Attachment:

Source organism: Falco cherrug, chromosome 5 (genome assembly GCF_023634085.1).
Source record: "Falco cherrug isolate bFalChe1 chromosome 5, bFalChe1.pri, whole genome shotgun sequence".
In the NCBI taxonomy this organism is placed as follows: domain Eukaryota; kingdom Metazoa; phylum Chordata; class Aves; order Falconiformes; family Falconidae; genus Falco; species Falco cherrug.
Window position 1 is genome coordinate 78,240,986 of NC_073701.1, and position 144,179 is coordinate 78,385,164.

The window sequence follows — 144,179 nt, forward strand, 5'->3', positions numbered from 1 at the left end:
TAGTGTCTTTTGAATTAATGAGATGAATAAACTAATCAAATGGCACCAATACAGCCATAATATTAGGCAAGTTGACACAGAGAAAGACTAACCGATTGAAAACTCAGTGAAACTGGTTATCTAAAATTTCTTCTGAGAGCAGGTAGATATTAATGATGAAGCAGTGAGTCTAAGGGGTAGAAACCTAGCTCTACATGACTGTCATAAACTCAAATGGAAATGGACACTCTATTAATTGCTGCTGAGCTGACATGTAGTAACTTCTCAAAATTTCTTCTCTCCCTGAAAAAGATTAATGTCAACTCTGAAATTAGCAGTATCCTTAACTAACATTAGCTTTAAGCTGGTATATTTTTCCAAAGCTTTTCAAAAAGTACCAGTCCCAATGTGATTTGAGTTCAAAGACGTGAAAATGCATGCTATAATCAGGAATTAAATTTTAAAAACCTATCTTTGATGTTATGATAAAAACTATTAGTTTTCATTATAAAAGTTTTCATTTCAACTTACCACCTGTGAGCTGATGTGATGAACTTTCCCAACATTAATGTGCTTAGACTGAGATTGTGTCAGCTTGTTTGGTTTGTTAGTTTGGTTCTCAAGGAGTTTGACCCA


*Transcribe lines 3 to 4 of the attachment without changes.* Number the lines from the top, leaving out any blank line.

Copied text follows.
In the NCBI taxonomy this organism is placed as follows: domain Eukaryota; kingdom Metazoa; phylum Chordata; class Aves; order Falconiformes; family Falconidae; genus Falco; species Falco cherrug.
Window position 1 is genome coordinate 78,240,986 of NC_073701.1, and position 144,179 is coordinate 78,385,164.